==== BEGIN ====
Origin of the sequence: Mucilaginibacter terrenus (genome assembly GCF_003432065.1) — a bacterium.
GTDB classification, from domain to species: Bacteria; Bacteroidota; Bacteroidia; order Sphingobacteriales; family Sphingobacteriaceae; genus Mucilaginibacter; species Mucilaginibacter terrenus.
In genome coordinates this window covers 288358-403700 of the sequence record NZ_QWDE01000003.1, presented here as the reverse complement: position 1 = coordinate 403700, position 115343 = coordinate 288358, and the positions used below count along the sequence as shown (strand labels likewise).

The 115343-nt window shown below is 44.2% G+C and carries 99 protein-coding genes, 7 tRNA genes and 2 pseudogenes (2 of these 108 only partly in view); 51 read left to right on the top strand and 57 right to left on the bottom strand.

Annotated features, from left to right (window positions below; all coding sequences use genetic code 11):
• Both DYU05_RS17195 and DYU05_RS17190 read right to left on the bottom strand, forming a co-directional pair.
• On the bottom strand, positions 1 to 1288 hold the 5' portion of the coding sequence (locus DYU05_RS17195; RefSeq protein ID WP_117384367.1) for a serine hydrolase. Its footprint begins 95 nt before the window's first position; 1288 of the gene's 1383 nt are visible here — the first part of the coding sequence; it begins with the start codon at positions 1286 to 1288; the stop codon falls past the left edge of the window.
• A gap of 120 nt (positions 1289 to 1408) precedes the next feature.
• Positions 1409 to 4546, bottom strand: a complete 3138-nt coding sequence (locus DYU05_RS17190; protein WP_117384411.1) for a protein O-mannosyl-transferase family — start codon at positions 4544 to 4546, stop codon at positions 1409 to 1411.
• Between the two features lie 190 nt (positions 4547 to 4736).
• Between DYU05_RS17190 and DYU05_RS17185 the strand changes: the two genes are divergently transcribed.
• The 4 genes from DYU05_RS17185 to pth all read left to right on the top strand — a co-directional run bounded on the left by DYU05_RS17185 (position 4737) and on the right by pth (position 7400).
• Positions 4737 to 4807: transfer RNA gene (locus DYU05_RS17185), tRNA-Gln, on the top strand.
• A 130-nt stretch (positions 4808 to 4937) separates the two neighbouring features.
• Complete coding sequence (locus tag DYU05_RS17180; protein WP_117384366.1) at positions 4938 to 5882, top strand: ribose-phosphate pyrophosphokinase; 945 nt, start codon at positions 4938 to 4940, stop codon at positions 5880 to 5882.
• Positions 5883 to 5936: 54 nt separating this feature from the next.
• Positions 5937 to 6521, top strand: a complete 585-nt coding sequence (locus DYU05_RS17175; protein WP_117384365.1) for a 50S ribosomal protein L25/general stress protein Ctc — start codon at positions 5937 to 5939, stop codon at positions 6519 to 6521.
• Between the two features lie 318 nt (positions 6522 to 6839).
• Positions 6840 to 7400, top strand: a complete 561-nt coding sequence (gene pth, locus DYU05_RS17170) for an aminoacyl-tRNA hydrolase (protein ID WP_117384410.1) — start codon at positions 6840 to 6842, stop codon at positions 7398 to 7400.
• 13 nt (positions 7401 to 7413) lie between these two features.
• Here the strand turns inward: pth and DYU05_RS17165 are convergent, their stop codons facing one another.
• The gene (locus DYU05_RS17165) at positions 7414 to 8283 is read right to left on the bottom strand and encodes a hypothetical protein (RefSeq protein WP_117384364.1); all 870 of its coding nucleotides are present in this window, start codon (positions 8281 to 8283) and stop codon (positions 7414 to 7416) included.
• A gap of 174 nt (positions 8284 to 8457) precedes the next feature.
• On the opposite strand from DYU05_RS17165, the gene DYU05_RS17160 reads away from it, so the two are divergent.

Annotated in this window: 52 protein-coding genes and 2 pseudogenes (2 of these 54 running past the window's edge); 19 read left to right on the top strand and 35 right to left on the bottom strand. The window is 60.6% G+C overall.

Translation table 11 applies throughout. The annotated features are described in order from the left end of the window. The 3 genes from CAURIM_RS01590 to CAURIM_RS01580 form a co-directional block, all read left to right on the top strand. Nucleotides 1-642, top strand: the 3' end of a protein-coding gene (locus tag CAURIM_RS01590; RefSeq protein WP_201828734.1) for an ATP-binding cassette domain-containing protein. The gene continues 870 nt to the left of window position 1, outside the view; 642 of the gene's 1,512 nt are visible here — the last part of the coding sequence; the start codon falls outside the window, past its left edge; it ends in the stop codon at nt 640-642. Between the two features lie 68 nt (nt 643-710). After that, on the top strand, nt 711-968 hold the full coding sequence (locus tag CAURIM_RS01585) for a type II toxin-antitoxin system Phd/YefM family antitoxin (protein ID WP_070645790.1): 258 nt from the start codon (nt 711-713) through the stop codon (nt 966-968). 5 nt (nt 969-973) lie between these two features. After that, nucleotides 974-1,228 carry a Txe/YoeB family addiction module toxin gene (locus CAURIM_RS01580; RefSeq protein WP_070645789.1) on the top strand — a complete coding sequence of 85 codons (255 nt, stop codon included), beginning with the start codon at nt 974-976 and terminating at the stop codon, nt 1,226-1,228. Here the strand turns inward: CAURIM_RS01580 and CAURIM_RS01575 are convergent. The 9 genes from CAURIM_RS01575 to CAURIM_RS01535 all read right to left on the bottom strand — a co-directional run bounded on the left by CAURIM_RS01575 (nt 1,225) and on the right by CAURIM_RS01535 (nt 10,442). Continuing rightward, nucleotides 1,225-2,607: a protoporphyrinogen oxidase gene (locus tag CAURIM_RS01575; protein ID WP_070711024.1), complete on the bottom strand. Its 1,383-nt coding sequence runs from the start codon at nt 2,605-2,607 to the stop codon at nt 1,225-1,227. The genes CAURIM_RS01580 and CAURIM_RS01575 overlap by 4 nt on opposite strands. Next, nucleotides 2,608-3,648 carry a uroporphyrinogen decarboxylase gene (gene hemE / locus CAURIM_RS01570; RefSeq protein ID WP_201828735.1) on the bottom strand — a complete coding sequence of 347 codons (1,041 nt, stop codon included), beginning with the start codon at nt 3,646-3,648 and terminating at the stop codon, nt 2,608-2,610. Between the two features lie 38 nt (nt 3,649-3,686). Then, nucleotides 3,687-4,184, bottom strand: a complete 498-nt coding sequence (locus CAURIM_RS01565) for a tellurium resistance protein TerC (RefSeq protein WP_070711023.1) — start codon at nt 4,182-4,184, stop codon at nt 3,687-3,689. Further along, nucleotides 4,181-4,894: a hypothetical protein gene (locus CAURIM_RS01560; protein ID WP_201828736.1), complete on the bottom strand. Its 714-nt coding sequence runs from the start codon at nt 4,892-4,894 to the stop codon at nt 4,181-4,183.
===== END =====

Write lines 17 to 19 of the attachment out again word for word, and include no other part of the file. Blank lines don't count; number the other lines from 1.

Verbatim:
• Positions 5937 to 6521, top strand: a complete 585-nt coding sequence (locus DYU05_RS17175; protein WP_117384365.1) for a 50S ribosomal protein L25/general stress protein Ctc — start codon at positions 5937 to 5939, stop codon at positions 6519 to 6521.
• Between the two features lie 318 nt (positions 6522 to 6839).
• Positions 6840 to 7400, top strand: a complete 561-nt coding sequence (gene pth, locus DYU05_RS17170) for an aminoacyl-tRNA hydrolase (protein ID WP_117384410.1) — start codon at positions 6840 to 6842, stop codon at positions 7398 to 7400.